We are so sorry for your loss, and saddened to know you are having to use this information. We hope you will find it useful, factual and take some of the stress out of your future weeks.
Coping with grief after a stillbirth is very personal but we wanted to share some of the feelings our supporters have experienced when grieving for their stillborn baby, in the hope it might help others. We know that for parents the intense grief after losing a baby can cause overwhelming, possibly frightening, emotional and physical reactions. You may feel life will never be normal again. Knowing more about how others experienced the grieving process may help.
For women, grief will be also be combined by the natural mood changes caused by the dropping hormone levels after having a baby. Remember to allow for this.
You might feel overwhelmed by maternal instinct and frightened by the intensity of these feelings.
‘It is such a powerful feeling and if this is your first child it can be very unsettling as you come to terms with the strength of the grief. But remember you are strong too.’ Lucie
‘I found a lot of comfort in washing and drying the clothes my son had worn when in the hospital – I understood later that this was an expression of my maternal instinct in wanting to care for him in any way I still could.’ Kathryn
'I remember just saying over and over again "I want her back". I would have given anything to go back to the hospital and hold her again. Or to kiss her cold little cheeks. We had the clothes we had dressed her in and they still smelt of her, so we had put them into a sealed bag to keep the smell, and we would take turns in opening the bag and sniffing them before quickly sealing it up again.' Diane, who lost her baby Chloe at 40 weeks (read Diane's story here)
Some mothers describe wanting to dig up their baby’s body from the grave to cuddle them. Others talk about their arms aching to hold their baby. Any reaction you have to your loss is completely natural.
You may physically feel, hear or see things you can’t explain, like your baby kick inside you or the sound of a baby crying.
Day to day grieving
Many mothers said that after losing their baby they could not think straight and felt unable to make deci-sions. Grief can take over your mind and sometimes affect your short-term memory and you may find it difficult to remember things that have just happened.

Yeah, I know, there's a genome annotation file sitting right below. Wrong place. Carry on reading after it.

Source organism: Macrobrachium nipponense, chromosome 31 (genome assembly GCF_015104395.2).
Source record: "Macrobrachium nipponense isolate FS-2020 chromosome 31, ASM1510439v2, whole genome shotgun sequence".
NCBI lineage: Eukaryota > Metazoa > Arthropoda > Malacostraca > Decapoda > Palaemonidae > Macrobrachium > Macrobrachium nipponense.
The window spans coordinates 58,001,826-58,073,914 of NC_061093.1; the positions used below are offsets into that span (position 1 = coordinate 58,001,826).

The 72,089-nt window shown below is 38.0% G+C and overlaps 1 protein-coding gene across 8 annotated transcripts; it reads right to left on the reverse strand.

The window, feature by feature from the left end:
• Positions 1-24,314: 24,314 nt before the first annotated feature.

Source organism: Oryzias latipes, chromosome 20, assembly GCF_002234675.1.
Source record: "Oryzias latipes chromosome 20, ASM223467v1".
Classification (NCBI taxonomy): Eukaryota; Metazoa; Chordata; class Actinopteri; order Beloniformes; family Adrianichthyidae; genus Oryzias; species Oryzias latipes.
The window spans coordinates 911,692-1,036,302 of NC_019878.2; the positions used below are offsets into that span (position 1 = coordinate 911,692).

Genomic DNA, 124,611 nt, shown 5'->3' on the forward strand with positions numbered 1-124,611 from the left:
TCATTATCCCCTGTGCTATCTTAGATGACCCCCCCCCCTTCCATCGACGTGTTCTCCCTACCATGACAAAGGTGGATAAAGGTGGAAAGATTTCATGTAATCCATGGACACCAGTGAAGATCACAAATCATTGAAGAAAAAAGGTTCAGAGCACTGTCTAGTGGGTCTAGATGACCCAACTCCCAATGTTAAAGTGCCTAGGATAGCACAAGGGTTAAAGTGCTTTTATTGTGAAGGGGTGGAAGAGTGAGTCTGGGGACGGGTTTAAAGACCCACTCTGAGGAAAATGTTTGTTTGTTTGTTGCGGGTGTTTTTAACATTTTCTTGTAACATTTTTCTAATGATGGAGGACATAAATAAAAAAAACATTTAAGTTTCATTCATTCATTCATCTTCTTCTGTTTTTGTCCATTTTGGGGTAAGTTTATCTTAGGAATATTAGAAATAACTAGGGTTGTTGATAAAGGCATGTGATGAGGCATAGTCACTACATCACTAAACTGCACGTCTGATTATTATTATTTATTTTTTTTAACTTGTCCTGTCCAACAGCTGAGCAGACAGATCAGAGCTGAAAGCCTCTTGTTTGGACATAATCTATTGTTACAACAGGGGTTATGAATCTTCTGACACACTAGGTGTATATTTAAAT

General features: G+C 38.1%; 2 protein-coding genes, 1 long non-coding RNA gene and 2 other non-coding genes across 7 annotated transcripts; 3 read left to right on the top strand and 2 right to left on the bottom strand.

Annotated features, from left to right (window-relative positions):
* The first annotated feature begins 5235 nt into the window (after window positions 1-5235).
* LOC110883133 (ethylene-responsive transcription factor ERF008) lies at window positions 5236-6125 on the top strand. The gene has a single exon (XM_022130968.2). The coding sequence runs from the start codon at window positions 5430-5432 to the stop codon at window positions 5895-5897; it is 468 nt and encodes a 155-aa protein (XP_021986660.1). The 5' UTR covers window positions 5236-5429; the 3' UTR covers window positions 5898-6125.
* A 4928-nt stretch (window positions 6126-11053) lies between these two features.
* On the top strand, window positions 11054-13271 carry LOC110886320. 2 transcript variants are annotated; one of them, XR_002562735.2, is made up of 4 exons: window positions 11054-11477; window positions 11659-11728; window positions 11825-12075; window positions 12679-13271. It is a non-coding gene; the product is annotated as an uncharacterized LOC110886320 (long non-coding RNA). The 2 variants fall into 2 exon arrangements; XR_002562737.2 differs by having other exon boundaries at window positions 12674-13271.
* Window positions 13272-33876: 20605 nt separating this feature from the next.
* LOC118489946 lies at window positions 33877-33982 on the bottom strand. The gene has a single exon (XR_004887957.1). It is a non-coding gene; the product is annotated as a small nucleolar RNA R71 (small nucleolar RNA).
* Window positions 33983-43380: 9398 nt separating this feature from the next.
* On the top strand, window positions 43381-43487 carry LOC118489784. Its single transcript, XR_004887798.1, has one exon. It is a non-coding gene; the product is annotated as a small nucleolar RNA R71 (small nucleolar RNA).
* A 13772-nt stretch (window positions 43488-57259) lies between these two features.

‘In the immediate aftermath of losing Chloe, the thing that helped me the most was actually to isolate myself for a week. My husband and I requested no visitors. We checked in via text with our parents to let them know we were OK, but ultimately we just cocooned ourselves together at home. We needed to sit and cry and try to absorb what had happened.’ Diane, who lost her baby Chloe at 40 weeks (read Diane's story here)
The immediate moments or days after their stillbirth are often described as a blur. It can leave you feeling in shock, numb and disconnected
Some mums felt they could not leave home and dreaded having to explain to an acquaintance where their baby was.
Many parents couldn’t face the idea of seeing other babies, and felt intense jealousy towards other parents.
Others decided to visit their antenatal group, which was often a distressing but positive experience.
'I was supposed to be a mother, what was I now? I’d already made plans for Christmases and birthdays. I’d imagined three little boys excitedly opening presents. I didn’t know who I was or who I was supposed to be. Pregnancy was focused on the outcome of being a mother. I had to create a new life and I no longer knew what I liked, wanted or needed.' Jo
Guilt and anger after a stillbirth
Many women feel they have failed as mothers. They feel responsible for what has happened because their body let them down and they didn’t give birth to a healthy baby.
It’s not unusual for bereaved parents, particularly mums, to become obsessed with their own, their partner’s or their other children’s health. Your own mortality can come to the fore – if a tiny baby can die so can anyone. This reaction usually fades with time – if it doesn’t and you are struggling to manage the anxiety, talk to your doctor or health visitor.
With time, some mums also feel guilty when they start to feel a little better, as if they’re not honouring their baby or ‘forgetting them’.
Anger is a very natural part of grief. Many parents direct this towards the hospital, and at other times to-wards friends and family. For some women it is a generalised anger at the undeservedness and injustice, ‘Why me?’
All the feelings we mention here are normal. However, if you start to worry about how you’re feeling, please try talking to your GP.
Fathers and coping with grief
The information on this page is for both parents, but it needs to be acknowledged that fathers can be for-gotten after a baby is stillborn. As everyone looks to the mother it’s easy to overlook the fact that men need time and space to grieve too. Men and women may grieve differently. With men expressing less emotion, it is easy to assume that ‘they are OK’.
Some men find it difficult to express their emotions and their feelings can get locked up. This can be misunderstood as indifference to the loss of their baby.
Many men take on the role of protector in the family; supporting their wife or partner and not allowing time for their own grief. It is not unusual for men to take on the practicalities and keep themselves busy.
You will both need time and space to grieve. This may happen after the funeral if there is one, or possibly many weeks later.
'I had to go back to work straight away. It was a good distraction. I ran a lot and I kept doing that. I signed up for marathons. Running got me away for a few hours at a time and gave me a way to switch off. I wasn’t right for at least six months after. I was functioning but I was on autopilot. I wasn’t myself. People might not have noticed too much.' Keith, who lost his son Owen at 38 weeks (Read Keith’s story here)
Getting help to cope from friends and family